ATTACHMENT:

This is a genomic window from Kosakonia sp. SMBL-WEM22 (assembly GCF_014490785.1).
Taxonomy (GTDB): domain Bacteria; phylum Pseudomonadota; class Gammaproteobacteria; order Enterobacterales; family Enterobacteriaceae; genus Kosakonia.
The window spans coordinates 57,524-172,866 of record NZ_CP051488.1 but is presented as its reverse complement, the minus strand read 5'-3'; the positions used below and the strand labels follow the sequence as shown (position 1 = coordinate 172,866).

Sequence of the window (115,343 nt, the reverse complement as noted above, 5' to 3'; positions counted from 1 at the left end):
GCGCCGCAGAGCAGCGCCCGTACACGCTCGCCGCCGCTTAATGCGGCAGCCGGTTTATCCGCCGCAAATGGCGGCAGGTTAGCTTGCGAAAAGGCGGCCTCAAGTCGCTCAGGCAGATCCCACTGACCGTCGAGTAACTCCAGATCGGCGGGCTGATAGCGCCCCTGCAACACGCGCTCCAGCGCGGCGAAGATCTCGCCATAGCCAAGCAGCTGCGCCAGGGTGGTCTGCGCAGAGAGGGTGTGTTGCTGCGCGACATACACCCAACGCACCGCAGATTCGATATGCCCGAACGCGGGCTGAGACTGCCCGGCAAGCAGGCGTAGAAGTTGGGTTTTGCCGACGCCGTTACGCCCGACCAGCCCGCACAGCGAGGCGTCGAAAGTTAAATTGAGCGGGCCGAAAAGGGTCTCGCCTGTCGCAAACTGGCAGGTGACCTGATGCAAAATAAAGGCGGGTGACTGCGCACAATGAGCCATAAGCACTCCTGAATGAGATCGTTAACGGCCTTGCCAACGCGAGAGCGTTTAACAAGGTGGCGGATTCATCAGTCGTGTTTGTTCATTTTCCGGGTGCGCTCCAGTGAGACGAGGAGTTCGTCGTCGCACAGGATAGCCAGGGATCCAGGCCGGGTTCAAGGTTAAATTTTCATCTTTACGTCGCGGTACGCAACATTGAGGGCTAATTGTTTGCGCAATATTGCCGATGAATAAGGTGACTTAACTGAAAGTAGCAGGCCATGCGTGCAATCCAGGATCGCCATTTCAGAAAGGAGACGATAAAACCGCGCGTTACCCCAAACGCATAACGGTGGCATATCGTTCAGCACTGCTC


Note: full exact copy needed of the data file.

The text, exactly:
This is a genomic window from Kosakonia sp. SMBL-WEM22 (assembly GCF_014490785.1).
Taxonomy (GTDB): domain Bacteria; phylum Pseudomonadota; class Gammaproteobacteria; order Enterobacterales; family Enterobacteriaceae; genus Kosakonia.
The window spans coordinates 57,524-172,866 of record NZ_CP051488.1 but is presented as its reverse complement, the minus strand read 5'-3'; the positions used below and the strand labels follow the sequence as shown (position 1 = coordinate 172,866).

Sequence of the window (115,343 nt, the reverse complement as noted above, 5' to 3'; positions counted from 1 at the left end):
GCGCCGCAGAGCAGCGCCCGTACACGCTCGCCGCCGCTTAATGCGGCAGCCGGTTTATCCGCCGCAAATGGCGGCAGGTTAGCTTGCGAAAAGGCGGCCTCAAGTCGCTCAGGCAGATCCCACTGACCGTCGAGTAACTCCAGATCGGCGGGCTGATAGCGCCCCTGCAACACGCGCTCCAGCGCGGCGAAGATCTCGCCATAGCCAAGCAGCTGCGCCAGGGTGGTCTGCGCAGAGAGGGTGTGTTGCTGCGCGACATACACCCAACGCACCGCAGATTCGATATGCCCGAACGCGGGCTGAGACTGCCCGGCAAGCAGGCGTAGAAGTTGGGTTTTGCCGACGCCGTTACGCCCGACCAGCCCGCACAGCGAGGCGTCGAAAGTTAAATTGAGCGGGCCGAAAAGGGTCTCGCCTGTCGCAAACTGGCAGGTGACCTGATGCAAAATAAAGGCGGGTGACTGCGCACAATGAGCCATAAGCACTCCTGAATGAGATCGTTAACGGCCTTGCCAACGCGAGAGCGTTTAACAAGGTGGCGGATTCATCAGTCGTGTTTGTTCATTTTCCGGGTGCGCTCCAGTGAGACGAGGAGTTCGTCGTCGCACAGGATAGCCAGGGATCCAGGCCGGGTTCAAGGTTAAATTTTCATCTTTACGTCGCGGTACGCAACATTGAGGGCTAATTGTTTGCGCAATATTGCCGATGAATAAGGTGACTTAACTGAAAGTAGCAGGCCATGCGTGCAATCCAGGATCGCCATTTCAGAAAGGAGACGATAAAACCGCGCGTTACCCCAAACGCATAACGGTGGCATATCGTTCAGCACTGCTC